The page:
In upper tertiary educational programmes around the world, the new Web-mediated communication practices termed Web 2.0 are introduced as learning activities with the goal of facilitating learning through collaborative knowledge construction. The aim of this paper is to point to discrepancies in the views of learning, knowledge, and the goals of the practice implicit in Web 2.0 and educational practices and to argue that these discrepancies lead to theoretical tensions and practical challenges when Web 2.0 practices are utilized for educational purposes. The article is structured into four main parts: First, Web 2.0 is characterized from a practice perspective. Second, some conceptual discrepancies between the "practice logics" of Web 2.0 and educational practices are identified. Third, the question of transcending the discrepancies is raised through a discussion of related pedagogical strategies. Fourth, it is argued that the conceptual discrepancies bear out in practice as concrete challenges concerning collaboration, evaluation, and the general aim and status of the material produced by students. These challenges are illustrated with examples from the author's practical experience with Web 2.0-mediated learning activities in eight courses at the BA and MA levels.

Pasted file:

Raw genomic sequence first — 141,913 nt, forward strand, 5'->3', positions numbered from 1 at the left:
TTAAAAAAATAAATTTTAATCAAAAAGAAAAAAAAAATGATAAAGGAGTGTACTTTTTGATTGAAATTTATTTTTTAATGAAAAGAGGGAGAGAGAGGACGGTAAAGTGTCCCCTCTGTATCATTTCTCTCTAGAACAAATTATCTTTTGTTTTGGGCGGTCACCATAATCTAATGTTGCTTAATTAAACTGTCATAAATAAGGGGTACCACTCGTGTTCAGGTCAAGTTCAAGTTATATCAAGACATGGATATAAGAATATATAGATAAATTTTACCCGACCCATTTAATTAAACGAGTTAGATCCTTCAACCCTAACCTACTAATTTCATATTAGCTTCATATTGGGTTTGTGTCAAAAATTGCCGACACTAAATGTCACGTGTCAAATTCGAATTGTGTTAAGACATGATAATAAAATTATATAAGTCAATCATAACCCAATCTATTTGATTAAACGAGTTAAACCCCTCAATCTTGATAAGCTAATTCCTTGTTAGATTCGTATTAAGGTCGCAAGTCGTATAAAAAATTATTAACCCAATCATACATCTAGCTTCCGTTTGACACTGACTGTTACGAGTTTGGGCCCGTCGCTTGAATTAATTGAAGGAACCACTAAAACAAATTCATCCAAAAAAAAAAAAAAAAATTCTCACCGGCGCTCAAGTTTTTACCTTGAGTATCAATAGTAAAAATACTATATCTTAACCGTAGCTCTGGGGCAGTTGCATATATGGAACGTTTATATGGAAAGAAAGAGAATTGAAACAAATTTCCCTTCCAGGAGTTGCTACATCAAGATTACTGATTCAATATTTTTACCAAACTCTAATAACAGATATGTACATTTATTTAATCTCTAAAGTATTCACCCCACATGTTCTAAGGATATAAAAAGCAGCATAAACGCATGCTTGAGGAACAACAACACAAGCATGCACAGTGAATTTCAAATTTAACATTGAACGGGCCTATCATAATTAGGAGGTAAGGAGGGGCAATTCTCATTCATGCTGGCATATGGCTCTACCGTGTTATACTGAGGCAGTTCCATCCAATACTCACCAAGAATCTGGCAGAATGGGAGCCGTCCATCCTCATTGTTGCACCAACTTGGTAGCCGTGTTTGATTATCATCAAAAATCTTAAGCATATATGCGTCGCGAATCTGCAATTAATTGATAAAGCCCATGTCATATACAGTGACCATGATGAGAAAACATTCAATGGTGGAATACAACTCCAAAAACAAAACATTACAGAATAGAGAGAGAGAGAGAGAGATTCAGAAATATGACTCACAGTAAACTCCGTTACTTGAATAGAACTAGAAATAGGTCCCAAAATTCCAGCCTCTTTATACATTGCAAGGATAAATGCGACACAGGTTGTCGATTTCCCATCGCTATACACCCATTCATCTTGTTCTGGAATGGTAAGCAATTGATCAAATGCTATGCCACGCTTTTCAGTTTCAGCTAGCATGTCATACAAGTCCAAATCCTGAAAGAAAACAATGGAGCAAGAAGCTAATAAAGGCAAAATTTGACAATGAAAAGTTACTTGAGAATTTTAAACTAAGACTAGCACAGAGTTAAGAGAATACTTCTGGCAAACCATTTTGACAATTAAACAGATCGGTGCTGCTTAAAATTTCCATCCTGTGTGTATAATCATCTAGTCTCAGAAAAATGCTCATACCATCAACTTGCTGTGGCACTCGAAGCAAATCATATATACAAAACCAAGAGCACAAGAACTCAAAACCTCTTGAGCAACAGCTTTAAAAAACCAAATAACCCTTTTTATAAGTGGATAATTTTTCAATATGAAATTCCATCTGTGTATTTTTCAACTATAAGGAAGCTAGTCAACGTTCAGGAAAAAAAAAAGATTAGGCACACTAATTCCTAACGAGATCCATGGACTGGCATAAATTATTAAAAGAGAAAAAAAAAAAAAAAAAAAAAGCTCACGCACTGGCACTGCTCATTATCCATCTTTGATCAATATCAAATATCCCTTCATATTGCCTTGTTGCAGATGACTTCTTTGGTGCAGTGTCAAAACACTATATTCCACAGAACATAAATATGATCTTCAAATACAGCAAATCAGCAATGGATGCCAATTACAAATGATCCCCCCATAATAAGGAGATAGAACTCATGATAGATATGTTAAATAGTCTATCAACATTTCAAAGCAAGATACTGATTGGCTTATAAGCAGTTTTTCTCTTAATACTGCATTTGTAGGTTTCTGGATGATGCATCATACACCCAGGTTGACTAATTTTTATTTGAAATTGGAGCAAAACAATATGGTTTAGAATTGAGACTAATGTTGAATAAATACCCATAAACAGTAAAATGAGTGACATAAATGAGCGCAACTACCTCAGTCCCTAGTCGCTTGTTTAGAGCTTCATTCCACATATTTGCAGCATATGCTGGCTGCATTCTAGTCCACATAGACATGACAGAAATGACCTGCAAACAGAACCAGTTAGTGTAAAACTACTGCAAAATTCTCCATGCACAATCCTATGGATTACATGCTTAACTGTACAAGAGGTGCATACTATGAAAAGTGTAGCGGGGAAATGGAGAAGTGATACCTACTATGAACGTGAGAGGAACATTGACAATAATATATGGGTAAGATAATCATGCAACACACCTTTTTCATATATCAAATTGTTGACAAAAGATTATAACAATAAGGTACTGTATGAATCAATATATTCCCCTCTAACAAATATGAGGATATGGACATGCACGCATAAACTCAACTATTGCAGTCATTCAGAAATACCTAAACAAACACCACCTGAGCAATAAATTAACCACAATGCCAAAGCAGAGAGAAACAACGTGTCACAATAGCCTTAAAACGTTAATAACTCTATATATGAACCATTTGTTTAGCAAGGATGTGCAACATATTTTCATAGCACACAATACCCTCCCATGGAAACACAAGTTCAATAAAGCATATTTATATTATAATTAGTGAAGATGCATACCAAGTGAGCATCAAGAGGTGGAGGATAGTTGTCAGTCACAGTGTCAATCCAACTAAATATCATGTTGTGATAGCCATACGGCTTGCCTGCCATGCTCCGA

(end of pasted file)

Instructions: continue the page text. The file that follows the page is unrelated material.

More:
International Journal of Computer-supported Collaborative Learning, 2009, Vol 4, Issue 3, p. 343-363
Web 2.0; Education; Concepts of knowledge; Concepts of learning; Practice logic; Body schema; Evaluation